Thinkware X350 dash camera review
There are plenty of choices when it comes to dash cameras. Big cameras, small ones, front facing and rear. We’ve got an article on the blog about all the dash camera options and how to choose (read that here) but today we’re reviewing the Thinkware X350.
The Thinkware X350 is the largest of all the dash cameras we’re testing, but as part of that large package is a large viewing screen and a 140° wide angle lens.
Thinkware X350 dash camera set up
Getting the camera set up is easy, though right out of the gate I was dismayed to see the unit is powered by a cigarette lighter connection. That’s frustrating, because it means I can’t plug in anything else, like my smartphone, while the camera is in use (which is all the time while driving). Having a USB connector means I could get an adapter with multiple USB slots to keep many items plugged in. (The Cobra Drive HD camera has this connection. Review on that coming soon.)
The camera unit attaches to the windshield with a plastic hinged mount and double sided tape, so while it’s a mostly permanent fixture, you can make some adjustments to it.
Once powered, the camera turns on and off automatically, which is ultra convenient, since it means you’ll never miss out on an incident because you forgot to power up. The camera does play a little jingle when it turns on, and from there it’s about 15 second delay before a robot voice announces the camera has begun recording.
Thinkware X350 dashcam specs
The Thinkware is a full 1080p HD camera so your videos will be excellent quality. Videos are recorded to a microSD card, and the kit comes with a 16 gb card and a handy SD adapter that lets you plug it right into some computers.
The camera will automatically record incidents where a shock is detected, like a collision, using the camera’s Active Impact Monitoring System. It will automatically store the video data ten seconds prior to and after a collision registered by the camera’s “3-axis G-Sensor”. But I quickly realized speed bumps (even taken gently), curbs and potholes would also set the camera off and alert me by beeping twice.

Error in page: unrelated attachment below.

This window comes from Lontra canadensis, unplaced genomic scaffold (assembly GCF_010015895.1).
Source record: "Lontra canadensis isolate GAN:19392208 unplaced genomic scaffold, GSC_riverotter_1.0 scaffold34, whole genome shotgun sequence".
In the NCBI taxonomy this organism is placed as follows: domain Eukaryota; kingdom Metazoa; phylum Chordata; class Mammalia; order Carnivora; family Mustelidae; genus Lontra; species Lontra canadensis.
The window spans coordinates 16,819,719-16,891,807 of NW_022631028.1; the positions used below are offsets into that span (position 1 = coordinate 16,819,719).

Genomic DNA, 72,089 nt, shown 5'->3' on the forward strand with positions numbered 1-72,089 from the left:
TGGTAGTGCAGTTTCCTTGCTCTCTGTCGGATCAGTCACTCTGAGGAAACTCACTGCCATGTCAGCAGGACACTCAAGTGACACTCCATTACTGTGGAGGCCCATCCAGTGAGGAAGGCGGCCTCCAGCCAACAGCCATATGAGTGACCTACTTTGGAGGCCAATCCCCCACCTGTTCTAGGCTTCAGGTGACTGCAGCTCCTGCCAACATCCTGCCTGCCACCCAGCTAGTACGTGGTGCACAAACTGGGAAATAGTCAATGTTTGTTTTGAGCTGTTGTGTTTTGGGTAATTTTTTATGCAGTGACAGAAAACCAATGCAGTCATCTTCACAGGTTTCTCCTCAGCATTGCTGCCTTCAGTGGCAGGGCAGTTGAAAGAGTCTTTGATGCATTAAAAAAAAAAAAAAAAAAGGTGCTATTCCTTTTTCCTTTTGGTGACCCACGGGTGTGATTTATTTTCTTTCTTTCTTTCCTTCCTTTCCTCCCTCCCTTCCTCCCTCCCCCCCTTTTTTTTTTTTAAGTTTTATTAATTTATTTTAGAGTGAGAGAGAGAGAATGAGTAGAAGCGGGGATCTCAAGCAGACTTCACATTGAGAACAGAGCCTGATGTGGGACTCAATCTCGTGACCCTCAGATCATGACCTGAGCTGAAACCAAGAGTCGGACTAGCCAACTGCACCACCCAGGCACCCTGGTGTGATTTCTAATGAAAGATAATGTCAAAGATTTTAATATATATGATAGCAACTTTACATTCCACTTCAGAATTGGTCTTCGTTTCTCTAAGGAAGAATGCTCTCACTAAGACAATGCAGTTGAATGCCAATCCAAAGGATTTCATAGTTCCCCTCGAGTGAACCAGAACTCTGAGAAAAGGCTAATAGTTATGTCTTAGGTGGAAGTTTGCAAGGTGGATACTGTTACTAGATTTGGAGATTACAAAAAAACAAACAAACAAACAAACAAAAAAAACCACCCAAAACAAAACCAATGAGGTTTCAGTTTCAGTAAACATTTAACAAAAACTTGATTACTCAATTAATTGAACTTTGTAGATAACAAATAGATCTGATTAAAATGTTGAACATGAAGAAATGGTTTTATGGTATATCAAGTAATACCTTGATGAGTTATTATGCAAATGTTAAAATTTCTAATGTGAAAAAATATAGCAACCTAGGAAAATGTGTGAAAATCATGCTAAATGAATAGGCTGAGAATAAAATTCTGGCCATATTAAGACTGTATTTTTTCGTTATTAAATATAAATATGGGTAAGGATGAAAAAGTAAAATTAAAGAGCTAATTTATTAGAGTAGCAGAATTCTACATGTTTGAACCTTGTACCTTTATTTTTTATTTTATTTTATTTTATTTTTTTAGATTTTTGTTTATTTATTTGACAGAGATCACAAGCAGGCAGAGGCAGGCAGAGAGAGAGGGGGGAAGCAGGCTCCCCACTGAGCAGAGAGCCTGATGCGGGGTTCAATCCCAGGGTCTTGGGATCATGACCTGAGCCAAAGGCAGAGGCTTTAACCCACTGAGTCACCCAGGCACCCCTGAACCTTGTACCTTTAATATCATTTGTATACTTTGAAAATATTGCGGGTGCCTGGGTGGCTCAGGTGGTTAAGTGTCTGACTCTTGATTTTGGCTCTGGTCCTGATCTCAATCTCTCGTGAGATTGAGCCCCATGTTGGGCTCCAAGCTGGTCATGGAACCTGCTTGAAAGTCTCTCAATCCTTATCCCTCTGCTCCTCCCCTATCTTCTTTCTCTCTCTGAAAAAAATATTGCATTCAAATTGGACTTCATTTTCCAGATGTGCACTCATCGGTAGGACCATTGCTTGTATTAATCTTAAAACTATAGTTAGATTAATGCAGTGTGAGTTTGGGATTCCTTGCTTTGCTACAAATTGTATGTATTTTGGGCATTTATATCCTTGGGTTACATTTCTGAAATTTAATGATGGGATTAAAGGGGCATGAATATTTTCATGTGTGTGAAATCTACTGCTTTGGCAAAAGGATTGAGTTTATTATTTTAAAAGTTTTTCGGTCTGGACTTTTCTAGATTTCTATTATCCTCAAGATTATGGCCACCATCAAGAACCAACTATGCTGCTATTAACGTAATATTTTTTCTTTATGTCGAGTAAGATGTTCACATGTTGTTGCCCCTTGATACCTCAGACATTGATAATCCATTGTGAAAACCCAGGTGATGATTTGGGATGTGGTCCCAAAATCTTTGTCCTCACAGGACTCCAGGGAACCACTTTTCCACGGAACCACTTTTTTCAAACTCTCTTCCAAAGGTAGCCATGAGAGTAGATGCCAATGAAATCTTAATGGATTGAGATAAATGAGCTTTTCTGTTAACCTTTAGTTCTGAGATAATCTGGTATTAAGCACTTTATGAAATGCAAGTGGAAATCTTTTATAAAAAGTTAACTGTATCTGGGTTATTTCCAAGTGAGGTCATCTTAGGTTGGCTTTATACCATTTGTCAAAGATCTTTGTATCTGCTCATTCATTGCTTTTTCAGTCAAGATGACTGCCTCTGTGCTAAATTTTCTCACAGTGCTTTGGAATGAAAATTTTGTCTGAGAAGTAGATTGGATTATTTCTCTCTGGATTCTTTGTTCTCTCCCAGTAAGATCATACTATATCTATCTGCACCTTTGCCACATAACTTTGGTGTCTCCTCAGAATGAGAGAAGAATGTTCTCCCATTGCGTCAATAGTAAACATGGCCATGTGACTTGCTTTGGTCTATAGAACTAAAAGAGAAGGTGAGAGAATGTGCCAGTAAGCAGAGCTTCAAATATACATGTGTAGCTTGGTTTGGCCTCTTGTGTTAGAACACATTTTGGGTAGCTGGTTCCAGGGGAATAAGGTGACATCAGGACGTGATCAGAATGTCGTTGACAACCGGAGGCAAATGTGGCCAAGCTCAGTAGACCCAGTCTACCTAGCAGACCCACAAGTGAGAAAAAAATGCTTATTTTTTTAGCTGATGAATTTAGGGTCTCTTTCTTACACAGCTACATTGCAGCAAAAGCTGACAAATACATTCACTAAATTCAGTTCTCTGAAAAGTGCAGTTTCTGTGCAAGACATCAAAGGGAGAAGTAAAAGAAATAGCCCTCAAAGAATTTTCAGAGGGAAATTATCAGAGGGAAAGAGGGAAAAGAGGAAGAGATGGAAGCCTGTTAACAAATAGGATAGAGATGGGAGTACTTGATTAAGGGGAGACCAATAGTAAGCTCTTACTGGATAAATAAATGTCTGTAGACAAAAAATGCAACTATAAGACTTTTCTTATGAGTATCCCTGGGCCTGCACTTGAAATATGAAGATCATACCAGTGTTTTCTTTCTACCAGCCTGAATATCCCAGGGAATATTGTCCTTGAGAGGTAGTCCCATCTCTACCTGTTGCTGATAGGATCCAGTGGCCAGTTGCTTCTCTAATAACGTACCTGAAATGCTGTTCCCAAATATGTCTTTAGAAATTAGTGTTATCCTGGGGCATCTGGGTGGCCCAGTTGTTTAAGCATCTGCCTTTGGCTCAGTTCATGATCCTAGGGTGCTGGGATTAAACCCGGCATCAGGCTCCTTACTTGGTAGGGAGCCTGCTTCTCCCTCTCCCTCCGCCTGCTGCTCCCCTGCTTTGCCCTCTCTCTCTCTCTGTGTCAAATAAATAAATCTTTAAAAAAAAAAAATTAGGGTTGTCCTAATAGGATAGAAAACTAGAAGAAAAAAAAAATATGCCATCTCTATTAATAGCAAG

Fortunately this sensitivity setting is adjustable in the camera’s settings.
Connecting with Wi-Fi
The Thinkware X350 has the option of connecting with Wi-Fi in order to access footage. But what I found was that while I was able to view the screen live I got a message saying the camera won’t record while the phone is connected. Thinkware says this is a safety feature so folks won’t play with the camera or watch video while driving. The Wi-Fi connection is only meant to be used while stopped.
When connected it allows you to access the camera’s settings, or to view or download videos to your smartphone, which is very convenient.
Manual Recording Mode
Similar to a video camera, you can use the Manual Recording Mode to capture events in front of the camera, whether or not your car is moving. It’s enabled by pushing the small red button on the back of the camera.
Continuous Recording Mode
This mode is activated automatically when you start the engine. Recorded videos are saved in one-minute segments with an auto-looping mechanism.
Unlike some other cameras, the length of the recording is not adjustable. Thinkware tells me that this is so more footage can be captured and stored on the micro SD card. Indeed when I look at the camera’s video files, there’s more than 120 ‘events’. That means I’ll have several days or hours worth of drives, in case I suddenly realize I need older footage.
Speed camera/red light warning system is not included
While Thinkware’s website touts the availability of a redlight/speed camera/warning system, this feature is an extra option and requires the purchase of a GPS tracker accessory. I don’t have the accessory, so that option wasn’t tested in this review.
Thinkware dash camera Video Quality
The video quality is good overall if you’re looking to capture incidents. The 140 degree wide angle lens shows you a lot. Seeing fine details, however, is not the camera’s strong suit. Reading license plates, for example is all but impossible at any kind of distance. While you can see the plate on the car in front of you when stopped at a light, once the car gets a few car lengths in front of you, plates become illegible, at least when viewing videos on my laptop’s 16″ screen.
Perhaps police could enhance these videos if necessary, but I’m no CSI. I should also say that this level of detailed viewing, or lack thereof, is standard for dash cameras. I’m currently comparing three cameras and all perform more or less the same on license plate viewing tests.
Night recording capabilities on the Thinkware are also good. The video images are clear and easy to interpret. (ProTip: Washing your windshield frequently keeps videos looking good too.)
Overall review of Thinkware X350 dash camera
Overall the Thinkware camera is a good buy for your in-car recording needs; the video quality both day and night is excellent, it’s virtually hassle free to operate since it does most everything on its own. The SD card and 1 minute recording time stores lots of tape if you ever need it.
Thinkware X350 dash camera sells for about $199CADfrom sites like Best Buy and Amazon below.